You’ve probably heard about online trolls – but what are they? And what do you need to know about them?

Digital bullies

Online trolls are most similar to the playground bullies you would have encountered at school. These people deliberately provoke arguments and fights on social media and forums, often by saying the most grossly insensitive and offensive things.

Often these people are perfectly normal and polite when met “in real life”; but when protected by the anonymity of the Internet, they can be incredibly aggressive. Often they will make sexist, racist or homophobic jokes to stir up an argument.

Sometimes online will target specific people, like the family of Madeline McCann, making unfounded (and untrue) accusations of murder, abuse and other crimes. Others will seek to humiliate their victims, tricking them into sharing sensitive personal information that they will then publish publicly online.

How to deal with online trolls

The goal of a troll is to engage their victims in an online argument – so the most effective way to deal with them is to ignore them. This may be harder than it sounds, particularly when someone has said something to make you angry.

Rather than engaging, your best bet is to simply block the troll to prevent them seeing or commenting on your posts. Use the links below to learn how to block someone:

Some people try to communicate directly with their trolls, hoping that they can talk their way out of trouble. Unfortunately these people cannot usually be reasoned with – they are looking to start a fight after all. In the long term, it is far easier (and more effective) to simply block the troll and move on with your life.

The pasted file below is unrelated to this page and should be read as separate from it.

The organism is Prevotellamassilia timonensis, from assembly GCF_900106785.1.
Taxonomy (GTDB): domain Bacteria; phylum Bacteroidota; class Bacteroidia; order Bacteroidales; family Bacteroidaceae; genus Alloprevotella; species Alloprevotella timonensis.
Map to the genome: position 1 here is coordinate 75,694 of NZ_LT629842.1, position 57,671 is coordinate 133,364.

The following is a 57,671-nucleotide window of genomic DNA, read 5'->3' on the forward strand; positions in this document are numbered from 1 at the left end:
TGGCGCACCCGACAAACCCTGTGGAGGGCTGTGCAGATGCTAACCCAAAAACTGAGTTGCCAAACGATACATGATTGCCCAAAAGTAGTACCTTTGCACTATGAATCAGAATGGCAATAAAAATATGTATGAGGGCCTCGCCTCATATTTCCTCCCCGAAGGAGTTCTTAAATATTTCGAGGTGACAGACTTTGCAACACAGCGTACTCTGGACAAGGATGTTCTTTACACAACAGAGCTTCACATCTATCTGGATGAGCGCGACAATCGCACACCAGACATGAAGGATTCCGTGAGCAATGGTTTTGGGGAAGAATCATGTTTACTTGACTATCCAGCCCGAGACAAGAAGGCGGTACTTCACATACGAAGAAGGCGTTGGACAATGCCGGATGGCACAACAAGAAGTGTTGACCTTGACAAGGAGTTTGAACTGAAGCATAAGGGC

If you persist with trolls, there are a few ways to keep yourself slightly safer:

Never, ever share personal information

The troll probably already has some of your background information, but giving them any more is providing them with ammunition to attack you with. They may use those details to blackmail you, or to humiliate you in public.

Never accept files from people you don’t know

Some trolls try to infect their victim’s computers with malware that allows them to steal personal data. Never, ever open any email attachments or files sent using social media, or you may end up installing a virus.

You should also ensure that you have a comprehensive anti-malware application installed on your PC and smartphone to stop anything sneaking through your defences.

Report crimes to the relevant authorities

If you block someone on a social media platform for trolling, you should also report them to the site’s moderators. Hopefully your report will see the troll banned, protecting other people from becoming a victim too.

Where the troll has made threats to kill, or physically harm you, the incident should be reported to your local police using their non-emergency contact number.

In the meantime, protect yourself from malware and hacking-related data loss by downloading a free trial of Panda Security antivirus.